Legends from our own lunchtimes

Sunday, March 29, 2020

Sunday 29 March - Australia - 3969 cases - 156 per million population

It's odd.   The world is in the same boat and there is undoubtedly a tide of concern for one's fellow man swelling from beneath a turbulent surface.   There are certainly those who continue to row in the opposite direction, to be unhelpful, criticise and disobey because they can, but the most concerning is a growing feeling of displacement, dissatisfaction, or even anger which is also becoming evident, even among those for whom this is out of character.

We are not exempt in our house either, despite our comfort and even happiness with our situation, our angst is not directed at each other but usually rises against an inanimate object such as a television or computer screen, as each continues to pour the world's bile into our house. In our online worlds, little niggles that would normally go unnoticed between friends are turning into running battles.    As Professor Julius Sumner Miller once would ask: "Why is this so?"

Ten years ago, when faced with significant uncertainty (our house was in the process of being resumed), we felt similar emotions.  We weren't unhappy at all, yet there was something happening in our brains which left us less than content.   It had a name as it turned out, and when we discovered that our irrational emotions weren't irrational after all, it was (mostly) easy to redirect them in a constructive way.  

Let's go back in time to see what we discovered:


The pond is alive at the moment, another lotus flower will be at its glorious peak today.   Their subtlety is an extraordinary contrast to the vivid blues and yellows of the water lilies on the surface, and our little native bees are going gangbusters flitting between them all. 

I must buy the timber to build a new hive today, ours is now long overdue for a split.

As I sit and watch it all a cloud descends.   It's not black or dark or the sort of cloud that makes one perpetually sad or melancholy, but it is none the less a cloud with the merest hint of those ingredients, a whiff of sadness round its edges perhaps.

While we were wondering about all that, and what picture to post for today, Sue phoned and said "solastalgia" was what we were feeling, and our world of hitherto inexplicable emotions suddenly had an explanation;

"It's the homesickness you feel when you're still at home."
… the distress caused by the lived experience of the transformation of one’s home and sense of belonging and is experienced through the feeling of desolation about its change. [snip] 
The diagnosis of solastalgia is based on the recognition of the distress within an individual or a community about the loss of ‘endemic sense of place’ and the loss of a sense of control of its destiny. 
In essence, solastalgia is the sadness caused by environmental change.  
The concept was created by Glenn Albrecht, a professor at the School of Environmental and Life Sciences at the University of Newcastle, after he noticed the depression amongst rural farmers in drought-stricken lands. The drought had caused increased workloads, debt, and fear about future security — and, interestingly, the small changes in their own front yards formed powerful triggers and metaphors for their despair. Albrecht’s studies showed that farmer women would be enormously more upset over the loss of their gardens than their mortgage or income. (“Losing a garden is often quite dramatic,” as a colleague noted. “It’s often the only thing that’s between them and a vast landscape of dust.”)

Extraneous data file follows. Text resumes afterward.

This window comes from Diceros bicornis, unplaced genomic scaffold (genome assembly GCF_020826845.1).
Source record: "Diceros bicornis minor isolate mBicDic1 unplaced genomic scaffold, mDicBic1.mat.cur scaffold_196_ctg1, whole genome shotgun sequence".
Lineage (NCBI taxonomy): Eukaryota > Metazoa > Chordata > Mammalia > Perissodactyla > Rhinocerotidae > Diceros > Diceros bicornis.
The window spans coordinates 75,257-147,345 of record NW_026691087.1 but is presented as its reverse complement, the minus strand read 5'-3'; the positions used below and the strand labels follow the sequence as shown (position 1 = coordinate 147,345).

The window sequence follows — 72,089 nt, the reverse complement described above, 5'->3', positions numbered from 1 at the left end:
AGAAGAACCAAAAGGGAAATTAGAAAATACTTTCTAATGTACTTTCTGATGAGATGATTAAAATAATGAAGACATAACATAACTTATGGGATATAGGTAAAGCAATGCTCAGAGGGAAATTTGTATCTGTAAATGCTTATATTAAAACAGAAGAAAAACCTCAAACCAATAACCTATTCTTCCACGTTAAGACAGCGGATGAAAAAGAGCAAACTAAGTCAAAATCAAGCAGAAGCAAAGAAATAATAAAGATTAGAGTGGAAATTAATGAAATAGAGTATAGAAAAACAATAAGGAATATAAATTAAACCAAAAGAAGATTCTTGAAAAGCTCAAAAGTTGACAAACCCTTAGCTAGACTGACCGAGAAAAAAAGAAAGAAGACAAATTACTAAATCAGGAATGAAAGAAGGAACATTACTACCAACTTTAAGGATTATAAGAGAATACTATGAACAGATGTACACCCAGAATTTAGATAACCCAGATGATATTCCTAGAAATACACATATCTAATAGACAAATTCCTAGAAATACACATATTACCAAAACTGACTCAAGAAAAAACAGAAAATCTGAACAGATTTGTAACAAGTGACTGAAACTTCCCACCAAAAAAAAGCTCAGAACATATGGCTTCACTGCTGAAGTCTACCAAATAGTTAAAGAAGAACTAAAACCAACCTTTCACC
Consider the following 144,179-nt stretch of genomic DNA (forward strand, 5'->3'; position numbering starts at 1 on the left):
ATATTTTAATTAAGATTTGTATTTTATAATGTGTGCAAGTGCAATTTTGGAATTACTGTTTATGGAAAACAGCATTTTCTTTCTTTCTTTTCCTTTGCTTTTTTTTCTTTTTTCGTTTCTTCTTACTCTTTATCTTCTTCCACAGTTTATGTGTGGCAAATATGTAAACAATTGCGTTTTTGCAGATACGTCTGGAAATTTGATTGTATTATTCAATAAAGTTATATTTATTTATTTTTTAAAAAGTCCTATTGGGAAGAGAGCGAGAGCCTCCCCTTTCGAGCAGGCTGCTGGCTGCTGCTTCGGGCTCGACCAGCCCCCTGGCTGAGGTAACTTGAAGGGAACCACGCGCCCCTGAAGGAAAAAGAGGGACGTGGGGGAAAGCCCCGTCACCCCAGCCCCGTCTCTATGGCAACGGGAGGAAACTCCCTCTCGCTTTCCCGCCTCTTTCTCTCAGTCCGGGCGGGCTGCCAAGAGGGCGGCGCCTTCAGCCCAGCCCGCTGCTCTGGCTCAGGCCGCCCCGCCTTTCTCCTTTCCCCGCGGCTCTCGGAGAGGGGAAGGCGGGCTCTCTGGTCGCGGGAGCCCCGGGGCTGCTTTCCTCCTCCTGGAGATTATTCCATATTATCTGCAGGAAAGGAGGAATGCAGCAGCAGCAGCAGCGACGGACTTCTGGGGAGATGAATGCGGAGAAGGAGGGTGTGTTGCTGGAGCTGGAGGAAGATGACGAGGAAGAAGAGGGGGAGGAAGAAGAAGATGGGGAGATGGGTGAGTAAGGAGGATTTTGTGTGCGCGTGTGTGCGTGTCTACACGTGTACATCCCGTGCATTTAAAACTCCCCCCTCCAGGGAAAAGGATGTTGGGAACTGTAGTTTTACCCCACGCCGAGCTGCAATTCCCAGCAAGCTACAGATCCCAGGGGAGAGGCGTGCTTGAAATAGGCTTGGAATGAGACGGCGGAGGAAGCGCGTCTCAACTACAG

That's exactly it!  "The loss of a sense of control over its destiny".

It has a name, it's definitely how we feel, but I still don't understand how we have allowed ourselves to succumb to such an illogical malady. "Despair" is not how we feel admittedly, far from that, but we are acutely aware that we are seeing the last season of our frangipani blooms, and that the already vacant houses in our street and the next are starting to show the first signs of unkemptness as our community crumbles before our eyes.

Perhaps when someone actually makes a decision, removing our uncertainty, these feelings will pass.

2020 Footnote: They certainly did, as indeed will the ones that we are currently feeling.



Joan Elizabeth said...

Wonderful to have you posting again Pete. I have been thinking of you more lately, as I always do at this time of year, wondering when you are due to depart and fully expecting that you would be staying put this year. At the moment we are in Kandos with plenty of things to occupy us. I am posting weekly on my current blog mybrightfield.blogspot.com if you want to know what we are up to for the duration.

bitingmidge said...

Thanks Joan - we have been slowly catching up with everyone, proving that unlimited calls really mean that - you are on the list! Obviously the planned road trip went awry as well, and we are staying as far away from trouble as we can!

Don said...

Sorry but we don’t understand “resumed.”

bitingmidge said...

That's an interesting cross-cultural thing I hadn't thought of! Read instead "compulsorily acquired by government" in this case to build a bridge that never happened!

Don said...

Ah, yes. Here it’s called “eminent domain.” There is a large swath of homes in LA that was acquired by the highway building folks maybe 20 years ago (or more) to build a hiway extension. Local opposition put a stop to that and they’re just now selling those off as they’ve finally given up on the project.

Blogger Template Created by pipdig